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Renovating a church door

original church door

church door completed

church door during preparation

 

 

On the left you see the original Church door, it was in a bit of a sorry state as its many old coatings weren’t adhering correctly due to previous poor preparation!

Mark my right hand man set about the transformation task, there was only one real course of action to bring this old door back to life, he first removed all previous coatings manually, it was an arduous task using paint stripper, glass and sharp scraper blades. Using a blow torch wasn’t an option as our plan was to end up with a door we could stain, hence couldn’t risk scorch marks. After eight hours work the door had been fully stripped. abraded and cleaned as in the middle picture.

Finally to create the correct look we ended up hand mixing stains to get the right colour before finishing with wood oil and then highlighting the ironwork with black.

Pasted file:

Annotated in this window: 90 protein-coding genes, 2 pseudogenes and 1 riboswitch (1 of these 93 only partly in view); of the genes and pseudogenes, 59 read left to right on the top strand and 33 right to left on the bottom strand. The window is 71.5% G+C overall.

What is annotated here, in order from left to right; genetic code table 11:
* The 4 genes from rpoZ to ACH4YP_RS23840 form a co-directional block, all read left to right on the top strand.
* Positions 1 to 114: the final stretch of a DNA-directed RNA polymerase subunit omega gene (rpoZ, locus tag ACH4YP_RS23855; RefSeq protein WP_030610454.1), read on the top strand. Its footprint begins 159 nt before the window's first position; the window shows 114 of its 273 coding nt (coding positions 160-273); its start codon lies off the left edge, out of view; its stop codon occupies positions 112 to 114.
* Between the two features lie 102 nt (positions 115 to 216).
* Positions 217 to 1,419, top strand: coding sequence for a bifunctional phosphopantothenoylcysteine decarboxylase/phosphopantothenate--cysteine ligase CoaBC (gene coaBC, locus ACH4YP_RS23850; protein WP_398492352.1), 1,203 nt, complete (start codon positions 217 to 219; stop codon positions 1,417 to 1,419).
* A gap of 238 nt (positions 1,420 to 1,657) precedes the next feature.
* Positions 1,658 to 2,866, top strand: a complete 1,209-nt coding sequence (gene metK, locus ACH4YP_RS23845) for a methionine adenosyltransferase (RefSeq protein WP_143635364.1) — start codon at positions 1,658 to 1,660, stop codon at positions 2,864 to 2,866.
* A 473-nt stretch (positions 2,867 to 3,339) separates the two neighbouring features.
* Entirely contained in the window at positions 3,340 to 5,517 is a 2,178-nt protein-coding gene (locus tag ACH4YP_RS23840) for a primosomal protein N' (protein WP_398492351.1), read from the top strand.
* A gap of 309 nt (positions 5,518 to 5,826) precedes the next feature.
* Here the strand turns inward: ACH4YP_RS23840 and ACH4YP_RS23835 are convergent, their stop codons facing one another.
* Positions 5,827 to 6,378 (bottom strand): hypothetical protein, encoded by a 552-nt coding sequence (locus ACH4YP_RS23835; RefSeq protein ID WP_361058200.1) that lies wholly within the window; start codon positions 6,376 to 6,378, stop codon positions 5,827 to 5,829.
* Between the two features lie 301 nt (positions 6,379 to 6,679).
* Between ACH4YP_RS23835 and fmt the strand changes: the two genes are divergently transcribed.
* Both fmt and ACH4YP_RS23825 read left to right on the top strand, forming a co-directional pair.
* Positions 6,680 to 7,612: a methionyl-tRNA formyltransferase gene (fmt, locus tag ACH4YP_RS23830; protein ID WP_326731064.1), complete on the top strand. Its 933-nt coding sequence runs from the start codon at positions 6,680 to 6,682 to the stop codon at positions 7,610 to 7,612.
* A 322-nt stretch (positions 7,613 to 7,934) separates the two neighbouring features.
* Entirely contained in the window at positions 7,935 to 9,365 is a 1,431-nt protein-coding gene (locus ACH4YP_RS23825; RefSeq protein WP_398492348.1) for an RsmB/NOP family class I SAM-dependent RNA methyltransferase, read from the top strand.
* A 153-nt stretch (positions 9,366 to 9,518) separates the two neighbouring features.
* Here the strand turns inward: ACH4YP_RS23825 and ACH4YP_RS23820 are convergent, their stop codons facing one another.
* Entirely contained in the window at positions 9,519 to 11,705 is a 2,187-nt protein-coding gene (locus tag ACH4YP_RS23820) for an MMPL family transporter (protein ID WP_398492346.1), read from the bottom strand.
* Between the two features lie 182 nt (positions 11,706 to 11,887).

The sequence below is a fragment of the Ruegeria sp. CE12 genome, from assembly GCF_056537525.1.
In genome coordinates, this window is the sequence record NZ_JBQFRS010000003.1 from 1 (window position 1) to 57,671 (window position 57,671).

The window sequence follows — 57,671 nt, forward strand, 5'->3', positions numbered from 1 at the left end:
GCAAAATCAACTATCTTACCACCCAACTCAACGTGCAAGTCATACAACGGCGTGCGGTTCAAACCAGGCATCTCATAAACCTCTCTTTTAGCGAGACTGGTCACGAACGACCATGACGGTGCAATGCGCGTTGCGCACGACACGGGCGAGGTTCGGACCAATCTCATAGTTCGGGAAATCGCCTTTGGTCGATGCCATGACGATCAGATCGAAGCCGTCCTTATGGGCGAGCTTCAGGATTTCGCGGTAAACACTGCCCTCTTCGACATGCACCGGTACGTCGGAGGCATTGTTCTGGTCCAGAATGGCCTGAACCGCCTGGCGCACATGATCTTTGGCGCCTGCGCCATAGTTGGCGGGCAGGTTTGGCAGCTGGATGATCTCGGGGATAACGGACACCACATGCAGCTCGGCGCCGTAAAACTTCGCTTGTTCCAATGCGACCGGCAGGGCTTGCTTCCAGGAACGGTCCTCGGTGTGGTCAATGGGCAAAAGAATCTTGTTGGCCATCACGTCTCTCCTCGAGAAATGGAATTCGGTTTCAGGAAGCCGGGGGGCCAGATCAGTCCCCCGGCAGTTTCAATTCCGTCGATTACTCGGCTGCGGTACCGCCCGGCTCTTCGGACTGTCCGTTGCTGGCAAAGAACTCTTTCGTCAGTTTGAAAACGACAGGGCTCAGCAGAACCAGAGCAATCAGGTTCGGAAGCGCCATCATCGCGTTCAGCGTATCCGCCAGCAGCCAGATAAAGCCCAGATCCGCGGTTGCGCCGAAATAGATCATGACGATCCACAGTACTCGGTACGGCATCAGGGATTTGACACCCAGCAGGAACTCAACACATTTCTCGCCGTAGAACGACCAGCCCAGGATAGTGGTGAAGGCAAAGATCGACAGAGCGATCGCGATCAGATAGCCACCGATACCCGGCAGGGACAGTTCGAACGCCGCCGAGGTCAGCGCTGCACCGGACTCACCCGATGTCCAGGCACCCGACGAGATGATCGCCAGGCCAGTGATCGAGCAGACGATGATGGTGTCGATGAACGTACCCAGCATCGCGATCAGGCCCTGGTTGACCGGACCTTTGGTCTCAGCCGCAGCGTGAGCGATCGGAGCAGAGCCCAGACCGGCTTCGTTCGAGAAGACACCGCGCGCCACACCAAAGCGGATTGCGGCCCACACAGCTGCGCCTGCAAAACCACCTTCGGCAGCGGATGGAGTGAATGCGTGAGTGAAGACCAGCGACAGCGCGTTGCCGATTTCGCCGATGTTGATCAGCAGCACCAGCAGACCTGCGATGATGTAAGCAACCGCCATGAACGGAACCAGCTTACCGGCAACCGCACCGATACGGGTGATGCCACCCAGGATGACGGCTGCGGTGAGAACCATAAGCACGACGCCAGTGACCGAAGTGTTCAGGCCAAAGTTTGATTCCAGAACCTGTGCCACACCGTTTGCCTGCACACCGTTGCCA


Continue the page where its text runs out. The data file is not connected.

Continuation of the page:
Now it looks like a Church door should do.

Vertically challenged, painted lines!

painted vertical lines

My customer had seen this effect in a design magazine and wanted it recreated on her living room wall. So after stripping the existing wallpaper off and preparing the surface to accept a lining paper as a base.

I was only too happy to oblige, firstly I needed apply a base coat of the grey emulsion to all the dry lining paper, then I had to measure the wall and divide it equally, which in my opinion gave the best look, striking lines vertically and painting the other two colours as seen. #interiordesign #featurewalls #decorating #painting

#askapainter Can I paint my furniture

Mainly most surfaces can be painted, the key is always good preparation and the use of the correct products. I’m sorry I’m not a fan of the “shabby chic” look in my opinion its just a poor excuse to half paint something and get away with it when it wears off quickly.